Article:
In the past 24 hours, I have canvassed with John Edwards volunteers in Newton; watched a Barack Obama speech in Mount Pleasant; and enjoyed lengthy off-the-record conversations with top figures in the Obama and Hillary Clinton campaigns at Centro, a Des Moines restaurant where the political bar scene was still smoking at 1:45 Sunday morning. This morning I was up unconscionably early to watch all the Sunday talk shows beginning at 8:00 with "Meet the Press" (Mike Huckabee and Obama) and ABC's "This Week" (Clinton and John McCain). I, of course, read the New York Times and the real newspaper of record (at least until Thursday) the Des Moines Register. And do not get me started about how many online sites I have trolled and how many e-mail press releases I have digested.
And (crank up the volume and drop the confetti) here is what I have concluded about the Democratic race: nada, zip, nothing.
It is not that I lack for facts -- I have notebook filled with them. It is that they fail to cohere into any larger pattern. At this point in 2004, just a few days before the caucuses, I had begun to pick up anecdotal evidence (from crowd size and interviews with likely caucus-goers) that Howard Dean was slipping and John Kerry and John Edwards were surging. But this time around, I have not seen or heard anything that prompts me to move away from the conventional wisdom that Obama, Clinton and Edwards are locked in a three-way tie.
But rather than resort to the desperate techniques of a reporter in trouble (a full notebook dump), here are a few nuggets from Newton that might prove relevant in retrospect once we know who won the caucuses:
Newton is a sad-eyed town of 15,000 -- 30 miles east of Des Moines -- where the long-imperiled Maytag plant closed at the end of October. (One of the Edwards canvassers was Ted Johnson, the last president of UAW Local 997, which represented Maytag workers). This is the kind of angry blue-collar turf that should be made to order for John Edwards. And after three hours of door-knocking at the homes of up-for-grabs Democrats (I am pretty convinced that the campaign did not cheery-pick its lists to point me to proven supporters), I am willing to tentatively conclude that the Edwards base is holding firm.
The emblematic Edwards voter in Newton is Beverly Morse, a retired secretary eager to give me a bunch of leftover Christmas cookies. She apparently has a backup plan for getting rid of her lovingly baked confectionaries, since she announced, "I'm going to bring treats to the caucus." Morse also knows exactly where her candidate fits in the pantheon of Democratic heroes. "John Edwards is the equivalent of John Kennedy," she said. "Kennedy was a millionaire for fought for the poor. John Edwards is a millionaire who fights for the working man."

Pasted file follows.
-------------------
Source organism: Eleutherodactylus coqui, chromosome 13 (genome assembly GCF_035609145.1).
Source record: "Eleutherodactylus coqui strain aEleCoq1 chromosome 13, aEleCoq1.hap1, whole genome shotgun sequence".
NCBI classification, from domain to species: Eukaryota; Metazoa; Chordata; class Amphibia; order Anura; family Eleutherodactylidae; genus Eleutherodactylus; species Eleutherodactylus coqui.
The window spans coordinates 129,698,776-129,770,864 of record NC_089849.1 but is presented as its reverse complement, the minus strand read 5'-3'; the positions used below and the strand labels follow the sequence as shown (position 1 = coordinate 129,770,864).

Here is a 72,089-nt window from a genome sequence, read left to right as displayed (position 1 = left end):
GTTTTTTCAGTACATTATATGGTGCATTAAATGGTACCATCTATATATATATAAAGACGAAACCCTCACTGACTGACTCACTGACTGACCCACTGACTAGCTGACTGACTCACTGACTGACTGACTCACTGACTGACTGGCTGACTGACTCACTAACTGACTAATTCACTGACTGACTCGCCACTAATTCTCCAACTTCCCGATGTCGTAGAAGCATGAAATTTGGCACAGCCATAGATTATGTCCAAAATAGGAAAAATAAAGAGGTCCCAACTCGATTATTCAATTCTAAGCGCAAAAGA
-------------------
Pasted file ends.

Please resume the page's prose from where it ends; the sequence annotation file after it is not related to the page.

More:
The Obama team has been making the against-the-grain point for months that they will benefit from the caucuses being held during the Christmas-break period for Iowa colleges. Their spin: Students will caucus in their hometowns all over the state rather than being confined to college-town precincts. In Newton, I found the first evidence that this might indeed be happening. My other Edwards escort for canvassing was Jane Odland, whose career arc has taken her from letter carrier to stay-at-home mom to law school to local attorney. But Odland (whose husband is a Republican) will be outvoted in her own family on Jan. 3: Her two college-age children, both home from Iowa State, will be caucusing for Obama.
Thursday night the Clinton campaign may become the largest taxi service that Iowa has ever seen as they shuttle their over-the-Hill gang (mostly women of a certain age) to the caucuses. But in Newton, there is a caucus location for Precincts 1-2 that should quiet the fears in the Clinton camp that their entire vote could be wiped out by an ice storm. Residents of the Wesley Park Centre retirement home only have to take the elevator to the ground floor to caucus.
A common theory among those obsessed with handicapping the caucuses is that Democrats are either for Clinton or against her. That means she seems less apt to pick up second-choice support from Democrats whose original candidates do not make the 15 percent threshold for their votes to be counted. (The arcane rules of the Iowa caucuses defy easy summation.) But Wendell Wendt, a resident of Park Centre, told the Edwards canvassers, "My first choice was Bill Richardson, but when he wasn't going anywhere, my wife and I switched to Hillary."
Caucuses are, by their nature, an anathema to the Democratic Party's traditional commitment to maximizing voter turnout. Everyone, for example, who works the night shift (like two voters I met in Newton) is disenfranchised since Iowans have to show up in person on Thursday evening to caucus. But there are also Democrats who will be deliberately boycotting Iowa's Day of Decision because they hate the public skirmishing that differentiates a caucus from a primary. The best excuse for staying home I heard came from a spry man in his 70s who greeted the Edwards team in Newton by announcing, "I absolutely won't be going. I've got high blood pressure. I don't want to get excited."